Confession: Only to God?

Many in our church tradition believe we should only confess our sins to God because there is one mediator between man and God and that is Jesus Christ (1 Timothy 2:5). I agree there is one mediator, but what do we do with James 5:14-16? Here it tells us to confess our sins to one another. What good can come from confession and how can it help us heal?

One example I can provide that will assist us in understanding the power of confession is found in the field of psychology. Many of the concepts we find in psychology today have a Biblical basis. One such concept is catharsis. This is the uncovering and reliving of early traumatic conflicts. One example that was provided to us in a college class involved a woman named Patty who suffered severe headaches. After it was found that nothing physical was wrong with her, she underwent psychodynamic therapy. This is therapy that helps you understand your present through your past. Once Patty built up rapport with her doctor, she was able to open up more and more about her past. What was discovered was that as a child her father had molested her. By talking about this issue she learned that her headaches dissipated. This is due to the fact that some of our physical ailments are the result of psychological or mental ailments. Many people are assisted every day by talking with counselors about past issues.

Imagine you are on your way to work and you almost get into an accident. This may shake you up a bit. When you get to work you may still be dealing with the emotional reaction you felt in dealing with the car incident. If you mention the near accident to your colleagues at work, this will help dissipate the emotional charge you are feeling and allow you to function as your true self rather than being upset or distracted from the car incident. If we bottle up all our problems inside and don’t relieve the stress and guilt we feel, the stress and guilt will manifest themselves in some other way that may not be positive.

A number of years ago, a man who had killed four women fifteen years before walked into a police station and confessed to the police what he had done. There are numerous other stories like this. The stress and mental anguish we feel from sin needs to be released. This is a natural and normal reaction that even a murderer was aware of.

The Hebrew word for confession in the Old Testament is yadah, which means to “throw a stone or arrow at or away.” Confessing the sin gets rid of it for you, and you don’t need to dwell on it any longer. In the Atonement day ceremony, when the sins were confessed over the live goat it was then sent away into the desert. The idea was that the sins of the community were gone for good. God understands how He has made us. He knows that we need to flush our mind of these sins and issues through discussing them with him in prayer and with our fellow brethren.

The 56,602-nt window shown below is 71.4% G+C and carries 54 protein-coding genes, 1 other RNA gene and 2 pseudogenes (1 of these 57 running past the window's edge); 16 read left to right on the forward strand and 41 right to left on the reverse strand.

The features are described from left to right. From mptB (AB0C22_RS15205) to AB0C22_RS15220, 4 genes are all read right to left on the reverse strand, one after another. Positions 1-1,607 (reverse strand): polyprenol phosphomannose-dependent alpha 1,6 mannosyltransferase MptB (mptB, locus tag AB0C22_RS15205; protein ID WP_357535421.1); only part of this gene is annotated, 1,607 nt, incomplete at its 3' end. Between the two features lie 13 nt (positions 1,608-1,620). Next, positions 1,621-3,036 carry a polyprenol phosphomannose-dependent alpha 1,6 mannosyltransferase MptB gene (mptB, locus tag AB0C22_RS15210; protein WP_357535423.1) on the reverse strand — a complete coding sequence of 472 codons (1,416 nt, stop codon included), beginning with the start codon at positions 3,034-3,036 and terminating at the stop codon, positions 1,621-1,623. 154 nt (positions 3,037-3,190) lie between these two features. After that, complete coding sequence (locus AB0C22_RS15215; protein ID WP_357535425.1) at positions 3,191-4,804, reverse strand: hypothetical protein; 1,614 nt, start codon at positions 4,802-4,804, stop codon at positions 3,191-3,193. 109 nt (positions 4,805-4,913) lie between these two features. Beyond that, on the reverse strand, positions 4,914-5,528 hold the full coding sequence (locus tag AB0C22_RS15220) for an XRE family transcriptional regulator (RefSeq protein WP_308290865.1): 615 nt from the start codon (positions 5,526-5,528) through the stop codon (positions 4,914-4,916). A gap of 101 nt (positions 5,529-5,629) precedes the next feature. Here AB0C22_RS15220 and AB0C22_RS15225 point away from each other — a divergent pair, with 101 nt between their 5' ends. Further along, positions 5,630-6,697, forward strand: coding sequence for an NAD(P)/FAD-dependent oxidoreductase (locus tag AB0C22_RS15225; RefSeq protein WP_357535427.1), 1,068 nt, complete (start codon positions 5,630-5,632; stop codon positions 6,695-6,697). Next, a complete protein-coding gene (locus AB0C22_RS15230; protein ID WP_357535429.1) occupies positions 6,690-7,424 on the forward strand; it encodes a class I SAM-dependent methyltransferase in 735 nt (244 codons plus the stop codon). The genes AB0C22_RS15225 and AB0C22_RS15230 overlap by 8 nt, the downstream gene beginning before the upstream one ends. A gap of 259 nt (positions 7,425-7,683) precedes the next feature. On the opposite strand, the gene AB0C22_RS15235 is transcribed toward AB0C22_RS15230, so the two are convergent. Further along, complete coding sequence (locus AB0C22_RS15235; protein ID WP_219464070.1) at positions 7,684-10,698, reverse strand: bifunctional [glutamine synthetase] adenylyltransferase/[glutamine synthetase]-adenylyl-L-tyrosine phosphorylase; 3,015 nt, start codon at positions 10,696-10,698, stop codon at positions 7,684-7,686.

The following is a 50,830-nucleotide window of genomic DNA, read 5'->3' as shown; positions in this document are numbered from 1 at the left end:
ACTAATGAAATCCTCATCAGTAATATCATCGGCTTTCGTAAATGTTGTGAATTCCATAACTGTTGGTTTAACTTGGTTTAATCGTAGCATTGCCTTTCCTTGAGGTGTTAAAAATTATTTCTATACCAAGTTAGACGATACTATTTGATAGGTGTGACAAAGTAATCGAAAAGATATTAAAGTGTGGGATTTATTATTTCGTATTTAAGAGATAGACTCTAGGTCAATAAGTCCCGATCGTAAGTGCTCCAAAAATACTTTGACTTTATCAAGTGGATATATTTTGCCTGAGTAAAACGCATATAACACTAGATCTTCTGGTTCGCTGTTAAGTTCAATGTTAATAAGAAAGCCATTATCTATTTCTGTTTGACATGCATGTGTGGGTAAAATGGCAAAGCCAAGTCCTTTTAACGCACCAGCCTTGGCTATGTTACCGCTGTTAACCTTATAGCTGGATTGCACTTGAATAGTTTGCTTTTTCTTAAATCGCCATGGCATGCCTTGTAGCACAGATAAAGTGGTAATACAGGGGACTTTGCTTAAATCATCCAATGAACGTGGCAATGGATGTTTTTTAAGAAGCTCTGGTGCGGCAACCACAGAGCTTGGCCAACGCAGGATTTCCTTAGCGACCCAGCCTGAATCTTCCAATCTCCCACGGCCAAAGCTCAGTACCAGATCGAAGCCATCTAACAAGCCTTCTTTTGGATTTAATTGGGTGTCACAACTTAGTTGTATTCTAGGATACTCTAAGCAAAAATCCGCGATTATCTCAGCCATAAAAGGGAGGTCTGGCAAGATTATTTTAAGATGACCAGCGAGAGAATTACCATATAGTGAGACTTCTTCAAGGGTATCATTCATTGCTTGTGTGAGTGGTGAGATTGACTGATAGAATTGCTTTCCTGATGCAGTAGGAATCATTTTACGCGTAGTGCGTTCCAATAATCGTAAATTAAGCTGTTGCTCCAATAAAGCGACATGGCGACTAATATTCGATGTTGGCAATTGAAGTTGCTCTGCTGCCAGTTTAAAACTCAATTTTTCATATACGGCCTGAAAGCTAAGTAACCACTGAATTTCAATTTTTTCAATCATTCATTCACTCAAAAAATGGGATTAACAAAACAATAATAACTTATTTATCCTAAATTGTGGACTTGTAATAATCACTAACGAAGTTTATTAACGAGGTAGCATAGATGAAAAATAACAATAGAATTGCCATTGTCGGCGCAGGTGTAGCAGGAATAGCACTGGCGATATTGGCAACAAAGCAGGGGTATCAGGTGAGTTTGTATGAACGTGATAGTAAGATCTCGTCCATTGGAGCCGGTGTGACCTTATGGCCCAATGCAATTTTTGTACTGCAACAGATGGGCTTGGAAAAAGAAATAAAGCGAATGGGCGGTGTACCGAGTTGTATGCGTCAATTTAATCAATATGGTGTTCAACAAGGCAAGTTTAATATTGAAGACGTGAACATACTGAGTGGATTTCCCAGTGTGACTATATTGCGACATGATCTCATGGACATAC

Think of it in connection with the waste we flush from our bodies each day. We take in food and drink and absorb the nutrients from these things. We then have to flush the waste of the food and drink from our system or we will build up toxicity in our bodies.

Without removing the waste we will get sick. The same is true of our mental waste—our sins and the sins that others perpetrate on us. We need to flush our minds of these issues in conversation or we will build up toxic levels of mental issues in our minds. Confessing is the flushing of this mental waste material. Notice what David says in Psalm 32:1-5. He says when he was silent (did not confess his sins) his bones or body hurt. But when he finally confessed it to God he was forgiven and his pain was gone.

When you can confess your sins and faults to others, people realize they are not alone. Others will realize no one is perfect. People can see themselves in your faults. When you allow yourself to be vulnerable through self-disclosure, it makes it easier for others to then reciprocate by opening up about themselves. This leads to people drawing closer together. And that is what God wants in His family. He wants us to grow closer together as a church family and opening up and confessing to each other can help us in this process.

Now of course you don’t want to tell everyone everything there is to know about you. Some people are not mature enough and are likely to tell others about your problems who don’t need to know. But there should be some close members of the church you can go to with your issues and concerns. As you become closer with others through fellowship, more and more people can become friends you can confess to. Fellowship is so important because it helps build trust, which then provides the opportunity for confession.

The pages of your Bible teach that we need to not only confess to God, but also confess to one another. God knows this outward expression to other believers we can trust can assist us in being more complete and open human beings. Once we are OK mentally, we can then help others in the world who are suffering. Being able to open up with those suffering in the world is made easier if we have been practicing it with those in our church family.